Businesses of all types and sizes throughout the United States, Mexico and beyond bring their disputes to Gardere's litigation team and receive practical, responsive, boutique-style attention in return. Our clients have access to the firepower and value of a well-known and highly-regarded Firm's capabilities and interdisciplinary strengths.
Gardere has a national and international energy practice formed around our Energy Industry Team, which is a multidisciplinary group of approximately 60 attorneys with diverse backgrounds, experience and skills specific to the energy industry. Our team includes attorneys who have served as in-house counsel for major energy companies, providing a depth of insight into our clients' needs, issues and concerns. We understand and regularly practice in virtually every sector of the energy, and we represent a wide variety of industry participants from multinational corporations to individuals.
From our offices in the United States and Mexico, our International Practice helps clients operate in today’s global economy. We have more than 30 professionals operating as a boutique within an Am Law 200 law firm and are able to provide focused service with the resources of a large firm. We understand that clients who are engaged in the global marketplace need lawyers who can operate seamlessly across multiple jurisdictions. Our international experts are multi-lingual, are culturally fluent and intimately familiar with various legal systems across the world, especially those in Latin America. Whether you need help with commercial transactions, regulatory matters, customs and import regulations, immigration matters, M&A and joint ventures, international disputes, or international tax planning, Gardere’s international team is here to assist you.
We represent domestic and foreign private funds in all aspects of fund formation, fund operations, platform and add-on acquisitions, and portfolio company operations. Our team has a reputation for being the go-to-lawyers for private equity funds, hedge funds, venture capital funds and family offices. We are known for our vast deal experience, the efficient way we staff and manage our work, and the way we maintain our relationships. We get deals done with sophisticated, strategic, and practical advice tailored to the needs of our clients.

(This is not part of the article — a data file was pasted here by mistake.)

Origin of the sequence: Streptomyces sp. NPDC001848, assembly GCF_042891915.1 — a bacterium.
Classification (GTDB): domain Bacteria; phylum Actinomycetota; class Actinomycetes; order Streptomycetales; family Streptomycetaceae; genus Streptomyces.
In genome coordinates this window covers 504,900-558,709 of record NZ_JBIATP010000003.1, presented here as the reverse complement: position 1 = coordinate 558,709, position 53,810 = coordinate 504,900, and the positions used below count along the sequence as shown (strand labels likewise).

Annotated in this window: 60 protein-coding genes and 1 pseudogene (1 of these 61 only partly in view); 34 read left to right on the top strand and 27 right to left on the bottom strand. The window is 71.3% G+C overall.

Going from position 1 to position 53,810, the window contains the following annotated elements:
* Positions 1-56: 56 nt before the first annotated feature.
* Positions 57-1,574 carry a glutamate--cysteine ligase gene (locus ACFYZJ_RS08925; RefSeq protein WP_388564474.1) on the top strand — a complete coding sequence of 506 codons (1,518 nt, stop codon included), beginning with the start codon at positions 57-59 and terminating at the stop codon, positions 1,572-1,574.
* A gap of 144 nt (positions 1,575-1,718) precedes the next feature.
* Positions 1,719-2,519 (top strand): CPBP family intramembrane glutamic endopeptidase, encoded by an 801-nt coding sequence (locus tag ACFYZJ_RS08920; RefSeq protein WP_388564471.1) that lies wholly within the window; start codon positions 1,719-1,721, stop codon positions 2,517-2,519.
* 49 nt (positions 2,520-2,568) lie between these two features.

*Not admitted to practice law.
In a February post, we talked about the SEC’s proposed rules to implement the “Securities Whistleblower Incentives and Protection” provisions (PDF) of the Dodd-Frank Wall Street Reform and Consumer Protection Act. Under the Dodd-Frank mandate, the proposed rules establish procedures for whistleblower award claims. While the SEC has not yet adopted final rules, the Dodd-Frank requirement again was the subject of Congressional debate last week.
As reported by The Deal Pipeline on May 11, 2011, business leaders testified before the House Subcommittee on Capital Markets and Government Sponsored Enterprises that the “new whistleblower rewards program threatens to wreak havoc on corporate accountability systems, slowing fixes and burdening” the SEC. Consistent with that message, Representative Michael G. Grimm (R-N.Y.) has drafted a proposed amendment to make internal reporting a requirement for an award—before or at the same time as reporting to the SEC. It also would exclude from awards employees who have a fiduciary duty or contractual obligation to investigate or respond to internal reports, as well as someone guilty of wrong-doing themselves.
In his testimony before the subcommittee, Ken Daly, President and CEO of the National Association of Corporate Directors, supported the changes proposed by Representative Grimm. Mr. Daly added that the proposed “independent knowledge” requirement should exclude attorney communications, even when the attorney-client privilege has been waived, and companies should have appropriate recourse against employees who make false allegations. NACD previously submitted its formal comment letter with respect to the proposed rules on Dec. 17, 2010. Noting that the Sarbanes-Oxley Act of 2002 already mandates a whistleblower system for public companies, Mr. Daly encouraged Congress to study the issue further and ask the SEC to delay the proposed rulemaking.
Robert J. Kueppers, Deputy CEO of Deloitte LLP, and Marcia Narine on behalf of the U.S. Chamber of Commerce also testified about the potential harm of the Dodd-Frank requirement.
OUR TAKE: The SEC is required to implement the Dodd-Frank whistleblower provision, even though it must recognize the fine line between the resulting harm and benefit. While the SEC discarded the idea of requiring internal reporting in its proposed rules—to preserve anonymity and investigative flexibility—it did recognize that it might undercut the existing, well-established whistleblower programs that have appropriate protections. The SEC also understands, however, that not all companies have met their obligation to create solid programs. Both the business concerns and the enforcement objectives are real, and in any additional review Congress must attempt a balancing act.
The publications contained in this site do not constitute legal advice. Legal advice can only be given with knowledge of the client's specific facts. By putting these publications on our website we do not intend to create a lawyer-client relationship with the user. Materials may not reflect the most current legal developments, verdicts or settlements. This information should in no way be taken as an indication of future results.
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